Wednesday, May 20, 2009

Climate change and aesthetics

A writer I know through my job came in to see me today.  The conversation turned, for reasons having nothing to do with Pres. Obama's announcement of new standards for auto emissions--though the subject did come up eventually--to cars.  Chrysler 300s, in the interest of full disclosure.  My writer friend has one, as does a dear colleague of mine, and, for that matter, as did then-Senator Obama until, realizing the liability it would become in a national race, he traded it in for a Ford Escape hybrid.  Again, in the interest of full disclosure.

Even fuller disclosure:  I lack the appropriate taste, apparently, to appreciate such cars.  They smack of illicit display, ill-wrought gain, greed, insecurity--what we used to call, though more with Corvettes and Jags in mind, penises-on-wheels but also on steroids.  In a word, or two, bad taste.  Call me a snob.
Paul gave me some insight into why some people like them, describing it as a redneck thing, meaning a culture that includes him (and my dear colleague, but obviously not the President, whose liking for them would seem to have more to do with the phenomenon of Cadillacs in black culture) and definitely not me.  Not that either Paul or I can afford, say, a Prius, which he finds ugly and I find fascinating, or a Volt, which even he finds snazzy. 

Paul's comment stuck with me as I read at lunch of how folks in rural parts of the country will have a hard time affording that undiluted icon of redneck culture, the pickup truck, especially large ones, except for their businesses.  Obama's reform of the auto industry will change the aesthetics of the American road.  We will see more eccentric designs like the Smart car, fewer appeals to our baser instincts of ostentation.  Mind you, Chryslers 300s and Ford F-150s will stay on the road till they die, hopefully soon, but Pres. Obama has given new life not only to the careers of automotive engineers, especially those with ideas about batteries and hydrogen and such, but also to car designers.  

One wonders where the ripples from all this will go.  Will opulence in clothing become passe?  Though a largely nostalgic part of me hopes not--along with the Gauthier's and Lagerfelds of the world, not to mention Michelle Obama's American designers, all of whom one suspects will survive financially--the notion of down-sizing cars suggests a new era of rational modesty, or at least a hint in that direction.  Imagine the audacity of it, to use one of the President's favorite words.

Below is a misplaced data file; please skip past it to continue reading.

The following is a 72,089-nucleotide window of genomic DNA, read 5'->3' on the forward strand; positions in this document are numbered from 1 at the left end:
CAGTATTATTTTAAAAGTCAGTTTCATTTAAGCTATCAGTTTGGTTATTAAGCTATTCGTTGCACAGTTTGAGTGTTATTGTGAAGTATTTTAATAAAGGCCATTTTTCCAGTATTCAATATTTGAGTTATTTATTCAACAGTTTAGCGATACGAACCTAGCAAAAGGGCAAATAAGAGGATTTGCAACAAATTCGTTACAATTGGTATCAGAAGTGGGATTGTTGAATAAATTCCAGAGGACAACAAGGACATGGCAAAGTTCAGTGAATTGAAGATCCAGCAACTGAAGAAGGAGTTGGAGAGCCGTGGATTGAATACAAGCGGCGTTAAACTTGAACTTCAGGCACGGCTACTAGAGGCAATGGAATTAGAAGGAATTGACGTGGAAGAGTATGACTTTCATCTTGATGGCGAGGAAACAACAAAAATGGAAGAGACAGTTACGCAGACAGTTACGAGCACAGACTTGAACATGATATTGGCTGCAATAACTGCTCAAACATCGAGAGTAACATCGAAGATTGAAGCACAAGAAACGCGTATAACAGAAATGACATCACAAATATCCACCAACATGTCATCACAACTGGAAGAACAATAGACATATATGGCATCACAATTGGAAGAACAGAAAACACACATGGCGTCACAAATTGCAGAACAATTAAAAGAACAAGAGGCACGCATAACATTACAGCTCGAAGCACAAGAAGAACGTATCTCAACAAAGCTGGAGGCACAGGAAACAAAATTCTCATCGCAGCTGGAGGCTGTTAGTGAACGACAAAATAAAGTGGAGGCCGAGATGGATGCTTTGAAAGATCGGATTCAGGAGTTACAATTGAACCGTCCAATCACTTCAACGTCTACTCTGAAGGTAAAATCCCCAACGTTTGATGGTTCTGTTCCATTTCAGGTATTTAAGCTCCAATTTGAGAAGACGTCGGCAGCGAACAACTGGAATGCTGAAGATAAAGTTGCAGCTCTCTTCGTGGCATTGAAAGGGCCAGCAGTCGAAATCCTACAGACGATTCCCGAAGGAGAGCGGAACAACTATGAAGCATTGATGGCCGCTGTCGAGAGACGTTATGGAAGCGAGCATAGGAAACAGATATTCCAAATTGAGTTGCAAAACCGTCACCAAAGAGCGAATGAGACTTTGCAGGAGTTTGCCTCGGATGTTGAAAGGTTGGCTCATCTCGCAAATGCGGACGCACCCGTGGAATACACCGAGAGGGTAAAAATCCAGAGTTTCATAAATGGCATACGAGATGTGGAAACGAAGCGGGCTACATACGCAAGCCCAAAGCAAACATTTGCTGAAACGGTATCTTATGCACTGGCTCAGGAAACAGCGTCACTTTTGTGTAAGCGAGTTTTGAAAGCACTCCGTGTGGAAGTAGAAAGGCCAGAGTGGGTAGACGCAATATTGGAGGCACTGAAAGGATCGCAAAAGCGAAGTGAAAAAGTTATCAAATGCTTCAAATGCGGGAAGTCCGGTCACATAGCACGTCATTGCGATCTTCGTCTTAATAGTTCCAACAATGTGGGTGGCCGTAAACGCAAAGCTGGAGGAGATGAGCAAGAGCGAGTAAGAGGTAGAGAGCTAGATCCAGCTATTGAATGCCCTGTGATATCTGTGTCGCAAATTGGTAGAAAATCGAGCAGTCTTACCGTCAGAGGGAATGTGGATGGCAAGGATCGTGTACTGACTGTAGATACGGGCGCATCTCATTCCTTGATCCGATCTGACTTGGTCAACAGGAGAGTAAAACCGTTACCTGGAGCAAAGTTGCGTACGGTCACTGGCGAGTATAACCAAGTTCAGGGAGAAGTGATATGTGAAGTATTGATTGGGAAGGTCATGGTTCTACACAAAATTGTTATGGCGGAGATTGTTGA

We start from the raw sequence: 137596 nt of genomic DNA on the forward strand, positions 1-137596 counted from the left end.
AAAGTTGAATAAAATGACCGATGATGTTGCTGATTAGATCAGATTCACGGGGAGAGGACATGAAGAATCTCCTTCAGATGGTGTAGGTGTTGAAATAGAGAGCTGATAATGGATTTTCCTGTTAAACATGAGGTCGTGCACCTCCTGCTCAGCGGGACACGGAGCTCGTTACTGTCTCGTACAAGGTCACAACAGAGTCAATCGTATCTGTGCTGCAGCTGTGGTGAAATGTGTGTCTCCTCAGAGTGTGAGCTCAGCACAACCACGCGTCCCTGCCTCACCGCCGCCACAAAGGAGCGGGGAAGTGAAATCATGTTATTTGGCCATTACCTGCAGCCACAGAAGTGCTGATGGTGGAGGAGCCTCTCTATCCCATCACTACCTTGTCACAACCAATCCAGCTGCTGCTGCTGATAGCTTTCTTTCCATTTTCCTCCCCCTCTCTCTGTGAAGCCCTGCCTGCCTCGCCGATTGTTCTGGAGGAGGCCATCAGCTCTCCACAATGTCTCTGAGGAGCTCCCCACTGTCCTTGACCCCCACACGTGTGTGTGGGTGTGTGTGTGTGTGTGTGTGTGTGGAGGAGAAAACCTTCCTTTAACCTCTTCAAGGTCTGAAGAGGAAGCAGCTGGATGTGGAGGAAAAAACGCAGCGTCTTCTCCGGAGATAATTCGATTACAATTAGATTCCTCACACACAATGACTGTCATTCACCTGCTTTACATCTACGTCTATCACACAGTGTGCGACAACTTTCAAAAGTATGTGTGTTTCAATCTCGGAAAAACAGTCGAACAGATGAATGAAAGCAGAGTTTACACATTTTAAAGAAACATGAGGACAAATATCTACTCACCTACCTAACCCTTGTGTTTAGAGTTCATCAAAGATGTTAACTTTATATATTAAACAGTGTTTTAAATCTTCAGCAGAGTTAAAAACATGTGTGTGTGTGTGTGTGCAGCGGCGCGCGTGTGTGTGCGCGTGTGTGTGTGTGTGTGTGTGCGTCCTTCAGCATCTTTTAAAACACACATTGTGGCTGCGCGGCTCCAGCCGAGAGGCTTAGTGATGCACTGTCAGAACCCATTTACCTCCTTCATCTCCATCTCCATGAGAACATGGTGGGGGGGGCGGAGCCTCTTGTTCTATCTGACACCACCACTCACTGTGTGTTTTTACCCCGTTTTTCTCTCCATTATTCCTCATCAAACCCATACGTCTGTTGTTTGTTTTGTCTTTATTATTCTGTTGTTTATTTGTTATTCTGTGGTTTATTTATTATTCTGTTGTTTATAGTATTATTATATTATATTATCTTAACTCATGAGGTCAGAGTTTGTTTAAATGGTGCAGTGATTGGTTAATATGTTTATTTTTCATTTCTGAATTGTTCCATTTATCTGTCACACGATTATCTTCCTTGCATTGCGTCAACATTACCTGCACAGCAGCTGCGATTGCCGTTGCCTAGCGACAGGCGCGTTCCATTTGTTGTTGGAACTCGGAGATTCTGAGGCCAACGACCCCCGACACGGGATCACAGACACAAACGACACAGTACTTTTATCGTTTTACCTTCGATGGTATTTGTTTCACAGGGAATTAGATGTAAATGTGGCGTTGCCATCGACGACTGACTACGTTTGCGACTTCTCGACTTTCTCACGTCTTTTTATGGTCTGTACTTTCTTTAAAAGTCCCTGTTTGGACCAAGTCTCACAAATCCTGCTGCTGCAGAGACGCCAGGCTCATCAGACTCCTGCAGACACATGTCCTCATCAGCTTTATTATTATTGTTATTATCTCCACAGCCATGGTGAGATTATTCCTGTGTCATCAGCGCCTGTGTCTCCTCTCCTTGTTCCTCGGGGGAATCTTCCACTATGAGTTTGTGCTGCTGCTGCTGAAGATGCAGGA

Think of it in retailing terms as the ultimate add-on, that suggestion a retail clerk makes after you've decided to buy what you really wanted in the first place, except this time the add-on really does you some good rather than merely pad the retailer's cash-register.  In this case we have, first, personal austerity in the wake of the meltdown; second, smaller, lighter more fuel-efficient cars the automakers will have to find a way to make inexpensive to appeal to the new austerity, and finally, clothing and all sorts of other "necessities" trimmed down to accommodate newly strapped-in budgets.  

If Pres. Obama seems radical to some, his radicalism smacks loudly of good old fashioned desert monastic values like humility and modesty, what he often references as the Kansan common-sense of his grandparents.  And yet as I write this an image comes to me of a well-known and very diminutive Taiwanese Buddhist nun tooling around New Haven, CT in the early '90s with joyful abandon and questionable driving skill in her car--an outsize and even then quite old black Cadillac convertible.  Maybe this change won't come as easily as it might seem, after all.     

1 comment:

  1. Your piece reminded me of harrowing rides I once took with my ninth grade English teacher who at 4'10" drove a huge LTD convertible. It seemed to me that she had difficulty seeing over the dashboard but had the confidence to pass trucks full of farm animals on narrow country roads. She represented all that was bold and remarkable in life to me, then and now.